I am an evolutionary anthropologist, futurist, and science writer. These interests collide on The Advanced Apes, my website and channel. With The Advanced Apes I attempt to explore the intersections between biological, cultural, and technological evolution in order to better understand the future of our species on the scale of deep time. I spend a lot of time on hubski and twitter. If you want to contact me, my email is: firstname.lastname@example.org.
"For me, I am driven by two main philosophies, know more today about the world than I knew yesterday. And along the way, lessen the suffering of others. You'd be surprised how far that gets you." - Neil deGrasse Tyson (Astrophysicist)
"The purpose of science is not to cure us of our sense of mystery and wonder, but to constantly reinvent and reinvigorate it."
- Robert Sapolsky (primatologist)
“Science, evolution, anthropology, and history are all on the same side. The other side is where the anti-intellectuals and ideologues are, and have always been, the ones who either don’t understand evolution themselves, or are knowingly misrepresenting its implications to the public.”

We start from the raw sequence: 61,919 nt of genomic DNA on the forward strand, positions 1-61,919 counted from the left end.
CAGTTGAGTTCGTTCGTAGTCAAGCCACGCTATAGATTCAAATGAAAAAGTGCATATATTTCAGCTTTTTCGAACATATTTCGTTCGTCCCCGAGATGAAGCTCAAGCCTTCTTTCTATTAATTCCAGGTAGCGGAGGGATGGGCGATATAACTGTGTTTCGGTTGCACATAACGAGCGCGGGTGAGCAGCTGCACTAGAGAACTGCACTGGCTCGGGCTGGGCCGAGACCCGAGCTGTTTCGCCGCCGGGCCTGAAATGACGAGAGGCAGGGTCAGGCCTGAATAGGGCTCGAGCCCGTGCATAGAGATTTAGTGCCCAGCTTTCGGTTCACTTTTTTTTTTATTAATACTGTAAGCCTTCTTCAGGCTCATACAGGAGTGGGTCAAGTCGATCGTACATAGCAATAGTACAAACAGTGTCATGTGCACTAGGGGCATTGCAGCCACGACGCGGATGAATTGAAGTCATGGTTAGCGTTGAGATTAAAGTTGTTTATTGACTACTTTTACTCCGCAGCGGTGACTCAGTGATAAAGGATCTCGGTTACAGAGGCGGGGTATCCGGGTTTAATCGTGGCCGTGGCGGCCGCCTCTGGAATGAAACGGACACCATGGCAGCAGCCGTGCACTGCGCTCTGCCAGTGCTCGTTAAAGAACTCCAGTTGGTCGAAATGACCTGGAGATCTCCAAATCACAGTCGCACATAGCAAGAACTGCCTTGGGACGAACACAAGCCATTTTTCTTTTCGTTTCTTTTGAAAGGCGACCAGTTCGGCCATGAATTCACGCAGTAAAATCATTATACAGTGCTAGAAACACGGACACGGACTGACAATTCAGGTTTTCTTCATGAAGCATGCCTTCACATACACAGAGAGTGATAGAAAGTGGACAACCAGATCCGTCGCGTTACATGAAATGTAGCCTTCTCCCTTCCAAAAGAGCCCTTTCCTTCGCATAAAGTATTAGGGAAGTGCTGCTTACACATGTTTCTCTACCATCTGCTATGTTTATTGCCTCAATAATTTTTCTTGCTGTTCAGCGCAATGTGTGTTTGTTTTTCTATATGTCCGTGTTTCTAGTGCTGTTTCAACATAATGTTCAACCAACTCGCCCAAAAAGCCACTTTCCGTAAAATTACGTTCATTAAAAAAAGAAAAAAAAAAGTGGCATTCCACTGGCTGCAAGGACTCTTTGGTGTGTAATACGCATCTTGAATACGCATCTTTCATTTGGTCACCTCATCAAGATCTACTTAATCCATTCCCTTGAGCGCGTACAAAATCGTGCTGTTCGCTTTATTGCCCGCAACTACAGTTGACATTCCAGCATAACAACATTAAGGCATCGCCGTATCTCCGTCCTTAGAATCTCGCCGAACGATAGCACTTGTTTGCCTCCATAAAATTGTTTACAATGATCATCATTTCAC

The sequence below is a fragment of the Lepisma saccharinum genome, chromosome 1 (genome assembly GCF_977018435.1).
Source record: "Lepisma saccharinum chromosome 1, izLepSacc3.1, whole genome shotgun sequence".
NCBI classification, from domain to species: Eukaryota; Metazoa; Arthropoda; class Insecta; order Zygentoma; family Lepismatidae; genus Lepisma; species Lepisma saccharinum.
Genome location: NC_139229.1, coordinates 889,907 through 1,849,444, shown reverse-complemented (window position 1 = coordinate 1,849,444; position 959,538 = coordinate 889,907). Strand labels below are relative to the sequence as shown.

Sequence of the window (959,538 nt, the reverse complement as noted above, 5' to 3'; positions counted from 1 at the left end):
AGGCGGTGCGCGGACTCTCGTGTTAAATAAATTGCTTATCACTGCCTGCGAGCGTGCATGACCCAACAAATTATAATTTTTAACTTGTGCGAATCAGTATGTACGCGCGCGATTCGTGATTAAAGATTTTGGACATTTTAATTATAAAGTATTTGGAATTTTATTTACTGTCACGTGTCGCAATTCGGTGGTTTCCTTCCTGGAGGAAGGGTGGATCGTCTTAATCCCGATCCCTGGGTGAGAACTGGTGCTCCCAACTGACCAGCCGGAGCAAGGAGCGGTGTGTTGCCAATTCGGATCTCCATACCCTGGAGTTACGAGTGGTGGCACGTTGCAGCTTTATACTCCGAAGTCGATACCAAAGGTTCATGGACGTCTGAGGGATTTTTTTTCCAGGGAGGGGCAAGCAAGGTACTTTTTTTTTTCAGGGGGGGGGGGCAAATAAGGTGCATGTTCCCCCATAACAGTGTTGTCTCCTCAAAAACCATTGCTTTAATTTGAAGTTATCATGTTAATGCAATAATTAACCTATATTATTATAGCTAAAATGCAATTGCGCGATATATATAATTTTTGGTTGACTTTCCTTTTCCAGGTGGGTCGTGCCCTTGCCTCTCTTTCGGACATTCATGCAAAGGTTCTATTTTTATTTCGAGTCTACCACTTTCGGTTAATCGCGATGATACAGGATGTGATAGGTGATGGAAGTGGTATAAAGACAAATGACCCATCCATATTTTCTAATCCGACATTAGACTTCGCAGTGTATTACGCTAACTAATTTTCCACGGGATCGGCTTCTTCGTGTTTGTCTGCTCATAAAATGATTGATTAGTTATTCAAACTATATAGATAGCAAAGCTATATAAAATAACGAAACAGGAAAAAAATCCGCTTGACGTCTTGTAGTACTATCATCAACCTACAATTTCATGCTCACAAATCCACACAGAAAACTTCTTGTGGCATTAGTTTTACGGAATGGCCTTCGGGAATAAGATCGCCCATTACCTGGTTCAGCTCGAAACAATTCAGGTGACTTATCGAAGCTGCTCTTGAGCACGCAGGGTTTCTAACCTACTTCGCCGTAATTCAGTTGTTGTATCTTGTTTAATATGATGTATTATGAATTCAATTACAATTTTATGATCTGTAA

– Jonathan Marks (biological anthropologist)
"Cosmologists argue about whether the [universe] will end in [a Big Crunch or a Big Rip], but this does not take into account the power of intelligence, as if its emergence were just an entertaining sideshow to the grand celestial mechanics that now rule the universe."
- Ray Kurzweil (futurist)
"There is grandeur in this view of life, with its several powers, having been originally breathed into a few forms or into one; and that, whilst this planet has gone cycling on according to the fixed law of gravity, from so simple a beginning endless forms most beautiful and most wonderful have been, and are being, evolved."
- Charles Darwin (evolutionary biologist)
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Thanks b_b -- I'm all good. Actually the scary thing is that the Maelbeek/Schuman metro area is a line I take everyday. Luckily I have a pretty bad flu today so I decided to stay in...